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Our approach to equality, diversity and inclusion

Our approach to equality, diversity and inclusion

When we talk about equality, diversity and inclusion, it’s with an understanding that these are separate but interlinked issues, which may need different approaches.


Equality means making sure that everyone is treated fairly and with dignity and respect. It means challenging discrimination and removing barriers, so that everyone has opportunities to achieve their desired outcomes.


Diversity is about recognising the benefits of different values, abilities, and perspectives, and celebrating people’s differences. This means promoting an environment that welcomes and values diverse backgrounds, thinking, skills and experience.


Inclusion is providing a space where everyone has equal access to opportunities and resources, and where everyone feels valued and accepted. Everyone should be able to contribute and have a voice. This may mean making reasonable adjustments to facilitate participation.

The social work profession is guided by its values and principles of anti-racist and anti-oppressive practice. This means that social workers are uniquely placed to lead the way, advocating for equality in our society.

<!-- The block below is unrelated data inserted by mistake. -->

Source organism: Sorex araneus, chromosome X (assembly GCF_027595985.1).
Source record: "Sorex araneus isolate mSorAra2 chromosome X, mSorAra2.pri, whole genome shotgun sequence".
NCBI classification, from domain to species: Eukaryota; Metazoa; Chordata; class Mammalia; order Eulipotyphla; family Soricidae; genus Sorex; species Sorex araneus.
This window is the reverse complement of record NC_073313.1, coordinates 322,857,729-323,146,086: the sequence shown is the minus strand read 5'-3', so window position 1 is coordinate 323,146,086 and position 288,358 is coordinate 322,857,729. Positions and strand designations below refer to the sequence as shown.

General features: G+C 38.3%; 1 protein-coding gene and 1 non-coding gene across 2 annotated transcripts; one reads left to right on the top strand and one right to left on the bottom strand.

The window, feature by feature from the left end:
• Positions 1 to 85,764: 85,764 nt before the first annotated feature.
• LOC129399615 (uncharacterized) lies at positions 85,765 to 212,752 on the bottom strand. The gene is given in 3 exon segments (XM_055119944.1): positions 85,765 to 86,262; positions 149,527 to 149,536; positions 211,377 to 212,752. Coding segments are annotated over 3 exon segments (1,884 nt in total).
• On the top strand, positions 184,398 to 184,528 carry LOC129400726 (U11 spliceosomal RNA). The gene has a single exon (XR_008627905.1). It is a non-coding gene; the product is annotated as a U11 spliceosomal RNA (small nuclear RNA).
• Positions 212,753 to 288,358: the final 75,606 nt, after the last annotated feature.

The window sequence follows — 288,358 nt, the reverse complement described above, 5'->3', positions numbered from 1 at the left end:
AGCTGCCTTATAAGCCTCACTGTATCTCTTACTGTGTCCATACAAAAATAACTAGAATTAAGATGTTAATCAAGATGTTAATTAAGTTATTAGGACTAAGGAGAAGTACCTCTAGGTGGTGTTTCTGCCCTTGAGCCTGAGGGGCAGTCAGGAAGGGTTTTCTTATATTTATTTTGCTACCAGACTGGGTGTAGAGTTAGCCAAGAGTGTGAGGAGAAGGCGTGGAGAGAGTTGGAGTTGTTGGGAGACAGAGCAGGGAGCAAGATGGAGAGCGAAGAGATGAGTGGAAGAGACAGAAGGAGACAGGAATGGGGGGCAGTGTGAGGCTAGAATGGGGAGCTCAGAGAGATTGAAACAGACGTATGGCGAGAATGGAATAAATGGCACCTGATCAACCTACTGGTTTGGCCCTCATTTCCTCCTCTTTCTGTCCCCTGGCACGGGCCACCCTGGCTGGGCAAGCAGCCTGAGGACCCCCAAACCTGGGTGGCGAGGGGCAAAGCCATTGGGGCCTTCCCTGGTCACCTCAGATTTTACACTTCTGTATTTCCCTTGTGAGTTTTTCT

As the specialist regulator for social workers, we know that we also have a key role to play in leading the way. Equality and diversity are central to our work as an effective regulator and employer. It's one of the professional standards we set for all social workers.

We strive to ensure that anyone who engages with us finds it easy to do so. We want you to feel we support you and treat you fairly, with dignity and respect.

We know there is more for us to do as an organisation and as the specialist regulator for social workers. Across all of our work, we continue to focus on tackling racism and oppression.

Head of Equality, Diversity and Inclusion: Ahmina Akhtar

photograph of Ahmina

Ahmina works to raise the profile of equality, diversity and inclusion across our organisation. This includes providing advice, support and constructive challenge. She also develops and implements our equality, diversity and inclusion strategy, plans and policies.

Ahmina qualified as a social worker in 2008. She completed an MA in Integrated Practice in 2017 and is also a qualified trainer and coach. Before joining us as regional engagement lead, her last role was as senior practitioner at the Independent Inquiry into Child Sexual Abuse. Ahmina previously worked for Changing Faces and was pivotal in setting up the first localised support centre outside of London in Sheffield. She established various support clinics throughout Yorkshire and the Humber to offer tailored support to individuals affected by disfigurement. Prior to this she worked in several educational, community, voluntary and health settings. She is also on several boards where she is instrumental in driving strategic and cultural change.